Cauda equina syndrome

Cauda equina syndrome is a serious spinal condition that shares many symptoms with other less critical conditions, like a herniated disc. Unlike a typical herniated disc which causes back and neck pain, however, cauda equina syndrome can result in the loss of bowel and bladder control and even permanent paralysis of the legs, making it extremely critical that the condition is treated immediately.

Cauda equina syndrome is caused when cauda equina nerve roots - a bundle of nerves that extend off the bottom of the spinal cord in the lower back - become compressed. Compression of the cauda equina (which means "horse tail" in Latin) can be caused a variety of ways such as a lumbar herniated disc, complications stemming from a traumatic injury, spinal stenosis (a narrowing of the spinal column), or even the presence of a spinal tumor.

The difficulty in diagnosing this syndrome often comes in recognizing the difference between a typical herniated disc and cauda equina syndrome. Where a herniated back disc can cause pain, tingling, numbness, and muscle weakness, symptoms of cauda equina syndrome can include more extreme disturbances, including:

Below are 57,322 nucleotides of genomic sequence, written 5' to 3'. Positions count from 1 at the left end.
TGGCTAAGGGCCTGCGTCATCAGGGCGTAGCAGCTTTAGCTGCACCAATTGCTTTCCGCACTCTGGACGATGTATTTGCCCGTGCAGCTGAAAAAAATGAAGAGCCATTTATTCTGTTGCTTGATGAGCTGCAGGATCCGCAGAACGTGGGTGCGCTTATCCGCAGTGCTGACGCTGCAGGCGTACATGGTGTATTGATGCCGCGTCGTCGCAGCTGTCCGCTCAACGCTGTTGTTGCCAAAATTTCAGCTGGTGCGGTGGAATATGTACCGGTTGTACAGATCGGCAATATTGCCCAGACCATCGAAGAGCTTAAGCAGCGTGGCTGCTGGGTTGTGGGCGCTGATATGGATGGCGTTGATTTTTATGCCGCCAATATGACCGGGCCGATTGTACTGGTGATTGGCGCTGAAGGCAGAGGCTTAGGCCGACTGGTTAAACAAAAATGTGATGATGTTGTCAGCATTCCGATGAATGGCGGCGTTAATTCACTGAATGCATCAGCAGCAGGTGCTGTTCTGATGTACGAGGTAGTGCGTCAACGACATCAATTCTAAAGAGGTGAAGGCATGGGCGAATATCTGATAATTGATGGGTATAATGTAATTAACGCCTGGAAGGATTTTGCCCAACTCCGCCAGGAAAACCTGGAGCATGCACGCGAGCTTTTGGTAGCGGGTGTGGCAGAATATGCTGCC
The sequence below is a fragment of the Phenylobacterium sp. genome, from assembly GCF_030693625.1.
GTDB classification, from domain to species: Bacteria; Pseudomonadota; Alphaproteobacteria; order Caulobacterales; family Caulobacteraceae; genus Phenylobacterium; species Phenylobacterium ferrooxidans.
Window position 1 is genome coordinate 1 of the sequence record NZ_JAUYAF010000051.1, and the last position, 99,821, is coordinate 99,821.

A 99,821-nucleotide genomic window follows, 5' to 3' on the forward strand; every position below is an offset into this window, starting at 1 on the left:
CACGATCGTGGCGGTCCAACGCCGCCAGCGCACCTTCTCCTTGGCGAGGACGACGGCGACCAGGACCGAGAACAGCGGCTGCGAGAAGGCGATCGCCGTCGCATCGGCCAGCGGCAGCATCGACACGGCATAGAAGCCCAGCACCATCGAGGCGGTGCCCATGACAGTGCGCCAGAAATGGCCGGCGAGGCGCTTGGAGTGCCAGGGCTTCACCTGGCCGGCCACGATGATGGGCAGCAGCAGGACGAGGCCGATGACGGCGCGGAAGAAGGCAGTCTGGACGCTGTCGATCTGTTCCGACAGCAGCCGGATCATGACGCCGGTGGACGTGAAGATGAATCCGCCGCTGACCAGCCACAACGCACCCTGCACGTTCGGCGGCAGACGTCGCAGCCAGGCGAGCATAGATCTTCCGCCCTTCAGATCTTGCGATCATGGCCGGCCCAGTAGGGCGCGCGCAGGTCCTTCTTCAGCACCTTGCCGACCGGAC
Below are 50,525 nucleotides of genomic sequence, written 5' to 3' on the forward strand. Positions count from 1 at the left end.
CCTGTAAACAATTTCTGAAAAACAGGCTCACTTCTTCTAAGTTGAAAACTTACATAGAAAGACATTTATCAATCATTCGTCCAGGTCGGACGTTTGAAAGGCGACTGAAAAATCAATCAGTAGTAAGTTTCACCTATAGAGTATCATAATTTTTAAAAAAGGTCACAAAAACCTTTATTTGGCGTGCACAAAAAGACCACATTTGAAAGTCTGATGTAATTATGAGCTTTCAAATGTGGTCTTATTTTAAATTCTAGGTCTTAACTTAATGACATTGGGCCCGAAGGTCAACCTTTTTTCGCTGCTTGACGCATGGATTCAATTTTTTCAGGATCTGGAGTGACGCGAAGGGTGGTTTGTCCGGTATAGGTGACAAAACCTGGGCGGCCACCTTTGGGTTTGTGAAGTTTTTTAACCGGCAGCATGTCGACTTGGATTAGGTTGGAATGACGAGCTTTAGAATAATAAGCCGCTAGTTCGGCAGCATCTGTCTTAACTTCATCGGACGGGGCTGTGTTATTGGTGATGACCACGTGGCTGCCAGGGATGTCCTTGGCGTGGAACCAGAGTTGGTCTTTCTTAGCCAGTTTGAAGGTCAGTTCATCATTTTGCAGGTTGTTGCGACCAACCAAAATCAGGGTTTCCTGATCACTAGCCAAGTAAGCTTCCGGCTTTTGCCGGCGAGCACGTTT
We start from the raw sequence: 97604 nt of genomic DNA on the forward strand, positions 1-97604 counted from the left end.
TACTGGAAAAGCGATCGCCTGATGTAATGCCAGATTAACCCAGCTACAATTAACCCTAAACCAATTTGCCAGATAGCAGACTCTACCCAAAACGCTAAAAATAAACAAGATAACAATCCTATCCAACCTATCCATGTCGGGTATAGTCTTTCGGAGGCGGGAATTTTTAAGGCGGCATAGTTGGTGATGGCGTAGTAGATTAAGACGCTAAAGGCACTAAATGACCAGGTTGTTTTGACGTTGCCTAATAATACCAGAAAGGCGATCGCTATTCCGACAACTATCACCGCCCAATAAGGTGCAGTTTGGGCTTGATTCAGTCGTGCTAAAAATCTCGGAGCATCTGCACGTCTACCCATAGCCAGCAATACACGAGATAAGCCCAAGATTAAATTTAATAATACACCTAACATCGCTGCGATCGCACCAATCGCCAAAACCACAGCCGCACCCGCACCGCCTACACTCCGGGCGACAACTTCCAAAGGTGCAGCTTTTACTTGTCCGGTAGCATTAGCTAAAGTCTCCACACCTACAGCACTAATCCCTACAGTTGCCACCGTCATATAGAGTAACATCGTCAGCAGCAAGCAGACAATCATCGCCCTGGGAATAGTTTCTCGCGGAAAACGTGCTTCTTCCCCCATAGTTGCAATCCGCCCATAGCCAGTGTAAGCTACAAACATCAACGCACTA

• Bladder and/or bowel disruption and incontinence
  • The inability to urinate
  • Numbness in the pelvic and groin areas
  • Muscle weakness or loss of mobility and reflex in the legs
  • Sciatica
  • Deep pain in the lower back or extremities

Regardless of the cause of the condition, it is of the utmost importance that cauda equina syndrome is treated immediately. If you are experiencing these symptoms, call your doctor immediately or go to the emergency room. Correctly diagnosing this condition requires a careful review of medical history, a physical examination, and the use of medical imagery technology such as an MRI or CT scan. Failure to address the syndrome will have a lasting impact on your life, but with timely surgery the long-term prognosis can be positive.

For more information about cauda equina , please contact us. If you believe you are suffering from cauda equina syndrome, however, an immediate visit to the emergency room is necessary.